Another scenario similar to the Carrington Event, also not currently addressed or considered, is the destruction of unprotected integrated circuits in the control systems of nuclear power plants by Electromagnetic Pulse (EMP) produced by a high altitude nuclear detonation.  Such a detonation over the East Coast of the US would hammer dozens of nuclear power plants.  Imagine 20 or 30 Fukushimas occurring simultaneously in the US.  Another little problem we haven't gotten around to dealing with.

Steven Starr

Senior Scientist, Physicians for Social Responsibility

John Swallow
John Swallow

@George Reagan :Great points that you make; but, there are those like Vivian Azurakin who would rather waste time, resources and energy trying to deal with a nonexistent problem, anthropogenic global warming, than to put the same effort into trying to mitigate something that has happened, will happen again and can be minimized if the plan is put in place to do so.

You mention the UN/IPCC:

Just what would you expect from an organization whose mandate is this?

1. Scope and Approach of the Assessment 1.1. Mandate of the Assessment

The Intergovernmental Panel on Climate Change (IPCC) was established by World Meteorological Organization and United Nations Environmental Programme (UNEP) in 1988 to assess scientific, technical, and socioeconomic information that is relevant in understanding human-induced climate change, its potential impacts, and options for mitigation and adaptation.

You say: "save the world from itself". And this is what  HL Mencken had to say about that:

“The desire to save humanity is always a false front for the urge to rule it” — HL Mencken

H.L. Mencken had it right:

"The whole aim of practical politics is to keep the populace alarmed -- and hence clamorous to be led to safety -- by menacing it with an endless series of hobgoblins, all of them imaginary."

Vivian Azurakin
Vivian Azurakin

@George Reagan Your argument is rubbish. All these factors have already been taken into account. And what "recent cooling period"? The last ten years have been the hottest in human history, and the temperature of the sea is steadily rising as well. The effect of rising levels of carbon dioxide on the Earth's temperature has been known for over a hundred years and can be duplicated in experiments you can do at home. Why are you babbling on about socialism? What does that have to do with it? We need a lot of equipment replaced and some new equipment installed. I seem to remember that capitalism is rather good at maximizing production, if nothing else. Why do you think capitalism would find it difficult to meet the challenges of global climate change? Capitalist societies have done this sort of job before, in building the atomic bomb and putting a man on the moon, to give only two examples. It's a pity that you're not a good enough capitalist to have the faith that these prior successes can be duplicated.  And I'll believe that the "hard working American tax payer" is urgently concerned about the money spent on his or her behalf when that taxpayer starts voting out Congresspeople who insist on spending money on weapons systems that even the Pentagon says it doesn't want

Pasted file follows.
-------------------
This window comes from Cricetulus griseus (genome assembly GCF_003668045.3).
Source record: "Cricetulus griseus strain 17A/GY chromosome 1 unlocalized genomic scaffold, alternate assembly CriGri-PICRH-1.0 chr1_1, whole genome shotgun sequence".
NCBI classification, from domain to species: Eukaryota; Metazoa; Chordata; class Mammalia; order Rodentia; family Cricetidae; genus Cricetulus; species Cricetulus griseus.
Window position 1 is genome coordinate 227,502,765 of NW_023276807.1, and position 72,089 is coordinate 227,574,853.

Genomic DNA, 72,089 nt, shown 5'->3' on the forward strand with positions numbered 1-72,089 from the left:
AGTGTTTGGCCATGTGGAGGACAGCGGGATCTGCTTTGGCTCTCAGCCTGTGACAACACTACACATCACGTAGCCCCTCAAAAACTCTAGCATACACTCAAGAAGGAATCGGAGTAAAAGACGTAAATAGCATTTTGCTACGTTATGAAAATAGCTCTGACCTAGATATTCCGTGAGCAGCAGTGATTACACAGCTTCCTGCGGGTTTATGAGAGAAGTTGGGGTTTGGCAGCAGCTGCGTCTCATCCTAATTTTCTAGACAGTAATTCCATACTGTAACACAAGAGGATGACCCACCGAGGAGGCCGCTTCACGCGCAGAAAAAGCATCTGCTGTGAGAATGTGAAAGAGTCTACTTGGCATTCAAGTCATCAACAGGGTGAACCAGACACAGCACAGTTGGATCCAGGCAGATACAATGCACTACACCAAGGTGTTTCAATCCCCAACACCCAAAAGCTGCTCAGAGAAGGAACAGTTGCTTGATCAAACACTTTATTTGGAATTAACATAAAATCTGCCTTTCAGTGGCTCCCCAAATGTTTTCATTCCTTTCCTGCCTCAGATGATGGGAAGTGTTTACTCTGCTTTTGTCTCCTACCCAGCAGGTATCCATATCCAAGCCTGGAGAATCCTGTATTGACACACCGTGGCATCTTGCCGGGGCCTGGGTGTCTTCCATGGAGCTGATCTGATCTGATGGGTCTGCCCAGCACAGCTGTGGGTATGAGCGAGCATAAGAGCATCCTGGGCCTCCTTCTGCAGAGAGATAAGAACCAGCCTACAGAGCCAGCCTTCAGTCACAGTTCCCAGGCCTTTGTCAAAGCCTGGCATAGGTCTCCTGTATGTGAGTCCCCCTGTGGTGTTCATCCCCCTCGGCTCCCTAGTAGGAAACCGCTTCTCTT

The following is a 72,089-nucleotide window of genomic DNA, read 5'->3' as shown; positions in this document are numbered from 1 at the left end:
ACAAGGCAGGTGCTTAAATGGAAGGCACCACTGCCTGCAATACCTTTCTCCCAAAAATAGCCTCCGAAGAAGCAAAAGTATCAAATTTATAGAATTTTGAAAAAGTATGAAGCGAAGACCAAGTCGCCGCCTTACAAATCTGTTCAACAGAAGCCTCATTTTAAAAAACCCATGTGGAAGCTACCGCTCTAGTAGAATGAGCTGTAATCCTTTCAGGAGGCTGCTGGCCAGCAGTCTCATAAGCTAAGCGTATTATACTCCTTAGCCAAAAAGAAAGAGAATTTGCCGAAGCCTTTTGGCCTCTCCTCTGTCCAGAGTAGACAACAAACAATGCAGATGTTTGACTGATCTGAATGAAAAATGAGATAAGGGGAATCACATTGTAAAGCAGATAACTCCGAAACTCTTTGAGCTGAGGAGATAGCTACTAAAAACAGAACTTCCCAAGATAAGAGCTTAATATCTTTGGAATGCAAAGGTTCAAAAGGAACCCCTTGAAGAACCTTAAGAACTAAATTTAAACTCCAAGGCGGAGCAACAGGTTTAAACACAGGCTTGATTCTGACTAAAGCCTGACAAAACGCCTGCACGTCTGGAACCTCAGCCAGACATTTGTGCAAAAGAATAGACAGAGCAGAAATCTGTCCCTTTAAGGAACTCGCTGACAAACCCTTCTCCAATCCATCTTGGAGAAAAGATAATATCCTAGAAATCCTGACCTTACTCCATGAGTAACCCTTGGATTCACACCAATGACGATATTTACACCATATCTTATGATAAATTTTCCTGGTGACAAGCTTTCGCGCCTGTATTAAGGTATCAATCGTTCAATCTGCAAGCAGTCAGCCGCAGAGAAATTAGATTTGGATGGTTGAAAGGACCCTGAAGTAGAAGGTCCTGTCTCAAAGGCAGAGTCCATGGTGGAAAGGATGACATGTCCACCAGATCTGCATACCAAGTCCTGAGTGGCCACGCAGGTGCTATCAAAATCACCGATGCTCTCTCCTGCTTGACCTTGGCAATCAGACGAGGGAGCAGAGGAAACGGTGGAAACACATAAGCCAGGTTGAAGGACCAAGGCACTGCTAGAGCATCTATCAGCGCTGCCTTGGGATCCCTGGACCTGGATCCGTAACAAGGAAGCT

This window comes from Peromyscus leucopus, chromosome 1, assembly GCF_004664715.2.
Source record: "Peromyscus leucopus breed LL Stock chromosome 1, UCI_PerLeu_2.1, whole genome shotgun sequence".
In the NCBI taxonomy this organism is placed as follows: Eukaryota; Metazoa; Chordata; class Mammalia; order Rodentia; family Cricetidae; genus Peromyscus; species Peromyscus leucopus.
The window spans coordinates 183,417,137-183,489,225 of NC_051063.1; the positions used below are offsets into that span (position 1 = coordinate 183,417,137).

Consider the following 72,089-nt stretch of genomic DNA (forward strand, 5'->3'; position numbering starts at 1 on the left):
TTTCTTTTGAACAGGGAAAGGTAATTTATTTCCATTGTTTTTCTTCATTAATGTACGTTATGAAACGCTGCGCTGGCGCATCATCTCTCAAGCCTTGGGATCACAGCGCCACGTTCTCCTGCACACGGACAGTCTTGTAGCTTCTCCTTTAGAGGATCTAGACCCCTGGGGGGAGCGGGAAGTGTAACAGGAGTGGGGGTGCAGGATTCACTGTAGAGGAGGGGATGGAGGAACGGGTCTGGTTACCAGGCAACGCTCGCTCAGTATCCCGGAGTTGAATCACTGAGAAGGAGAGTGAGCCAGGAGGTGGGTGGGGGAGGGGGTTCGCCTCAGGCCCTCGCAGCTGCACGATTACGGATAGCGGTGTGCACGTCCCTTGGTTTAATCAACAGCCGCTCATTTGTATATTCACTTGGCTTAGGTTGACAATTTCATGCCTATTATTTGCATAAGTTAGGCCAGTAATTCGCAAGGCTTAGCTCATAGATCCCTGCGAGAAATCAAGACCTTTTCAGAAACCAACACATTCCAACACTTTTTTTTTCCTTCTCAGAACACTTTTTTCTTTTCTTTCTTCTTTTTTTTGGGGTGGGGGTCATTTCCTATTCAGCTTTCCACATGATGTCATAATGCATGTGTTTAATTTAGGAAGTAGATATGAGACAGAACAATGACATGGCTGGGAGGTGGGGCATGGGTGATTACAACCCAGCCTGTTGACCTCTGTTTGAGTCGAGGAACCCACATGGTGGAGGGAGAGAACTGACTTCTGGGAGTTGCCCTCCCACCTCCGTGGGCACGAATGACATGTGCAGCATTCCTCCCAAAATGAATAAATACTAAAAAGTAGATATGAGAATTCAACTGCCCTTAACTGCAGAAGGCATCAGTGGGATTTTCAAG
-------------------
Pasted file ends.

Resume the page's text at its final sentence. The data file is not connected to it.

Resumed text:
Jan Steinman
Jan Steinman

@Steven Starr it seems to me that a Carrington Event CME would have consequences similar to an EMP.

Most integrated circuits operate on 12 VDC or less. Their over-voltage protection is good for only a few joules. Any EMF induction capable of creating sparks on telegraph lines is certainly capable of overwhelming IC over-voltage protections.

And I'll bet that nuclear power plant backup generators are all controlled by microprocessors. But even if they employ old-fashioned electromagnetic relays, could those relays withstand an EMF capable of generating sparks? Most relays operate on 12 to 24 volts -- they would be fried by over-current if an EMP of a Carrington Event size hit.

We have optimized technology of terrible consequence for the optimal situation. Better hope nothing unusual -- like a tsunami in an earthquake zone -- happens. The next time, it might be tens or hundreds of reactors going into melt-down.

Timothy Maloney
Timothy Maloney

@Steven Starr  

Good observations.  All the more reason to shorten the wire-runs on the electric transmission grid by ISOLATING locales instead of making greater efforts to interconnect locales with a dispatchable "smart" grid as espoused by the National Renewable Energy Laboratory plan that aims for 80% renewables in USA by 2050.